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Contract between Saudi Arabia and Canada ‘frustrating’

With the revelation of the killing of Washington Post journalist, Jamal Khashoggi, in Saudi Arabia’s consulate, Turkey, there is increasing pressure for Canada to cancel its contract for sale of light armoured vehicles (LAVs) to the kingdom of Saudi Arabia.

Canada’s Prime Minister Justin Trudeau said that while Canada has condemned the killing of the journalist and is not afraid to freeze permits on arms exports, the contracts that bind them to supply LAVs to Saudi Arabia are very difficult to break.

Speaking to Matt Galloway on CBC Radio’s Metro Morning on Tuesday, Trudeau explained that the way the previous Conservative government negotiated the contract made it very frustratingly difficult to suspend and prevented disclosure of conditions.

“The contract signed by the previous government, by Stephen Harper, makes it very difficult to suspend or leave that contract,” Trudeau said. “We are looking at a number of things, but it is a difficult contract.

“I actually can’t go into it, because part of the deal on this contract is not talking about this contract, and it’s one of the binds that we are left in because of the way that the contract was negotiated.”

Germany  has already stopping its arms sales in light of the incident and other countries, and  are working to figure out what kind of diplomatic and economic pressure could be applied to Saudi Arabia to make it clear that the apparent murder of the once Saudi royal family insider within the walls of the Saudi embassy in Turkey is unacceptable.

The world has of course noticed that Canada, which has had a very serious rift with the kingdom, beginning earlier this year, when the government publicly criticized the arrests of women’s rights activities, is still sanctioning the military deal.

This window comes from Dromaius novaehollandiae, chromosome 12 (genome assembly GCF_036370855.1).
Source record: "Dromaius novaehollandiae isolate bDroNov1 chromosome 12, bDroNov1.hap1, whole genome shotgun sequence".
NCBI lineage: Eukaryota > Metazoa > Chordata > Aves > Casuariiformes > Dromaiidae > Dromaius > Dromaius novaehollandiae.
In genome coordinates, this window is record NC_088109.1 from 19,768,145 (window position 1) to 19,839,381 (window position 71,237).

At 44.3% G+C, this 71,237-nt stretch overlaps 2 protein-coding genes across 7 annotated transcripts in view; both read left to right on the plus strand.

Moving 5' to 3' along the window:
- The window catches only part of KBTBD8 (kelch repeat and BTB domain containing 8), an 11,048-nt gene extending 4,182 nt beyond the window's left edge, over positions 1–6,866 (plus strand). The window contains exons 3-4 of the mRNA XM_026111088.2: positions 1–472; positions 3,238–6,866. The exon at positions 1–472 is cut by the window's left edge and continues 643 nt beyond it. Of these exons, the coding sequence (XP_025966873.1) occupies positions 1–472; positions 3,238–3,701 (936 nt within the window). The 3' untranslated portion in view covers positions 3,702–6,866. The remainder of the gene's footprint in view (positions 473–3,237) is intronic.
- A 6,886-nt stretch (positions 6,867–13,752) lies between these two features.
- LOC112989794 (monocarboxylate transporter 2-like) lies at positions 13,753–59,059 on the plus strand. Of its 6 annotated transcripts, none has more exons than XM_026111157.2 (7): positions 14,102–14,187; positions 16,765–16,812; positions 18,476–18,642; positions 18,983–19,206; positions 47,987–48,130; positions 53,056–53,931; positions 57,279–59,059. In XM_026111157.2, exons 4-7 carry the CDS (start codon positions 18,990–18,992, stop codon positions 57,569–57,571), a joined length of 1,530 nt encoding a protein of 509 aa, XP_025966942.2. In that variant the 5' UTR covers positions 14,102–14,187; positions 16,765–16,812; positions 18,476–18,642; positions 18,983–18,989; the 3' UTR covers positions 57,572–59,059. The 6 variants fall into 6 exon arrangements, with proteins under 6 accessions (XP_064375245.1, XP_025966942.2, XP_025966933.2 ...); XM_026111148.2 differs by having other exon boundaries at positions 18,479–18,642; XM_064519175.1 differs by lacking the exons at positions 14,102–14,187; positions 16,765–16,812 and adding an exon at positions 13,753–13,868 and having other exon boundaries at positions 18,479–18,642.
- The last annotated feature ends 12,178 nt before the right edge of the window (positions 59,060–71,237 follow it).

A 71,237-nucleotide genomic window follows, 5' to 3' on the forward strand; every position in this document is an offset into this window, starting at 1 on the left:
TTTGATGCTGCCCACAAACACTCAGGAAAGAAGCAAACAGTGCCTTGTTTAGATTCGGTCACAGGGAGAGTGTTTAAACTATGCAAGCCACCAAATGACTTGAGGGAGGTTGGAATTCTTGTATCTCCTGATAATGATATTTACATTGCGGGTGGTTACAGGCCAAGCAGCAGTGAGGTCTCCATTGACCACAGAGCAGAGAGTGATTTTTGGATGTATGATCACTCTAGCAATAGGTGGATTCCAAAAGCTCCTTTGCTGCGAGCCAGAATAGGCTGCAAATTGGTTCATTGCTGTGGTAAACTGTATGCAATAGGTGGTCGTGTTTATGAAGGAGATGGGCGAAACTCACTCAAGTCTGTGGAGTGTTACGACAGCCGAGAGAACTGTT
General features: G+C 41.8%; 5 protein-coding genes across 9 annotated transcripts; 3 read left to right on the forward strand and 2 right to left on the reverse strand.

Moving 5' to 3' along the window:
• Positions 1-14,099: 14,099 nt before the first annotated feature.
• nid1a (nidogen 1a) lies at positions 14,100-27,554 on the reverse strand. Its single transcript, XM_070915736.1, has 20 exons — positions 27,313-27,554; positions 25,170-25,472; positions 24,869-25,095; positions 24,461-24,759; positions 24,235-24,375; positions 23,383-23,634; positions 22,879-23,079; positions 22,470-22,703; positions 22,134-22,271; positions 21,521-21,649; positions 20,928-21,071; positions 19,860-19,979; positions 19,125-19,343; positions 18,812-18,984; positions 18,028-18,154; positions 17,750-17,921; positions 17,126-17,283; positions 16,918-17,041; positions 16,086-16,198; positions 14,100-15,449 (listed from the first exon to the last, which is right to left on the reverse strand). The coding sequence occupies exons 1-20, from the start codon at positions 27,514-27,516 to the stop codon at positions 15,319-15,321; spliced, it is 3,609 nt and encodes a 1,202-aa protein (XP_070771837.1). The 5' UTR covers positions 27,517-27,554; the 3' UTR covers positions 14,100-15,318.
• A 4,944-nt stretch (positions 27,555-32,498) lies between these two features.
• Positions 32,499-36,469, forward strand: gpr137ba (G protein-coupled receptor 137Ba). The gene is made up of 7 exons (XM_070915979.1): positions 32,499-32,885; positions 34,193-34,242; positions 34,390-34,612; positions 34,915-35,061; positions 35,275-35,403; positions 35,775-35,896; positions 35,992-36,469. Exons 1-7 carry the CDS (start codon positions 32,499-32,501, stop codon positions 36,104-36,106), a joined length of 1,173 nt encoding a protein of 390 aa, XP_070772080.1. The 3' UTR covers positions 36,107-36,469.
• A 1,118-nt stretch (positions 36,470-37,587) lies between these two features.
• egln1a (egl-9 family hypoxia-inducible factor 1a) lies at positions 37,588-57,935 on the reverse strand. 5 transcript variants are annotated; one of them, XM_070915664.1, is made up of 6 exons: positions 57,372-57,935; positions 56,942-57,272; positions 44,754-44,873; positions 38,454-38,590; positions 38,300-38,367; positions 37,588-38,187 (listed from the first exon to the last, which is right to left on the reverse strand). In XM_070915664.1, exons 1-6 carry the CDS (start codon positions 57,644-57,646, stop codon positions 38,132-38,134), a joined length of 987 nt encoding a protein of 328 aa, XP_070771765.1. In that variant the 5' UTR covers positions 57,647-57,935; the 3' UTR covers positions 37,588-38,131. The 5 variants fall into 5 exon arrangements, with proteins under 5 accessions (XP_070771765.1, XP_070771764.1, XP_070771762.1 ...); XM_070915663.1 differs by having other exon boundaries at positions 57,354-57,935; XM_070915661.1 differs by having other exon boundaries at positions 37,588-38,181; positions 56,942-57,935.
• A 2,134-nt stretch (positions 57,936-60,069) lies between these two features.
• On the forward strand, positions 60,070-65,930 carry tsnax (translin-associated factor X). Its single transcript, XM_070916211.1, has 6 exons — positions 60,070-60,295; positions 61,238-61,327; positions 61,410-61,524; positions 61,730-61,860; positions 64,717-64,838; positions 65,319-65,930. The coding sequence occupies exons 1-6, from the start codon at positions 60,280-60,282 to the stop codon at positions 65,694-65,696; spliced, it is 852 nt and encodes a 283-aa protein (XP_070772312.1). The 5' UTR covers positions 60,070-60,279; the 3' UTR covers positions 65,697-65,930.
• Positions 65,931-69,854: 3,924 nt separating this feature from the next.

While Trudeau said the government was not afraid to suspend military export permits like they had in the past, he explained that this contract could have more of a back lash on Canada and they were doing their due diligence with looking into the matter.

“I do not want to leave Canadians holding a billion dollar bill because we’re trying to move forward on doing the right thing. So we are navigating this very carefully and that’s pretty much all I can say on that.” said Trudeau.

Foreign Minister Chrystia Freeland has made it very clear that Canada condemns the killing of the journalist and that the Saudis’ “explanations” of the killing of Khashoggi “lack consistency and credibility.”

She has also agreed with the federal government’s call for a thorough investigation in collaboration with Turkish officials, demanding a full and transparent investigation.

“We are gravely concerned by the murder of Jamal Khashoggi,” she said. “We do not find the explanations that have been offered to date to be credible or consistent. That is a serious problem for Canada.” She said.

However, while the Opposition is calling for government to invoke the new Magnitsky law  which gives the government the authority to freeze Canadian assets of foreign individuals who have violated human rights, to sanction those responsible for Khashoggi’s death, there is as yet no concrete word on whether that is the course Canada will take.

 

Newsgirls boxing club is a knockout as trauma based therapy

Violence often leaves women feeling numb. That is how it felt for me. Slowly but surely, some people learn to feel normal. Others feel constantly hurt and then one day, they may not feel at all. Though emotions can be cumbersome, not having them is hauntingly worse. The moment arrives when you have finally found a safer place in your life, escaped the violence you once lived in, and you want to feel emotions. It becomes essential to feel again, but how can you?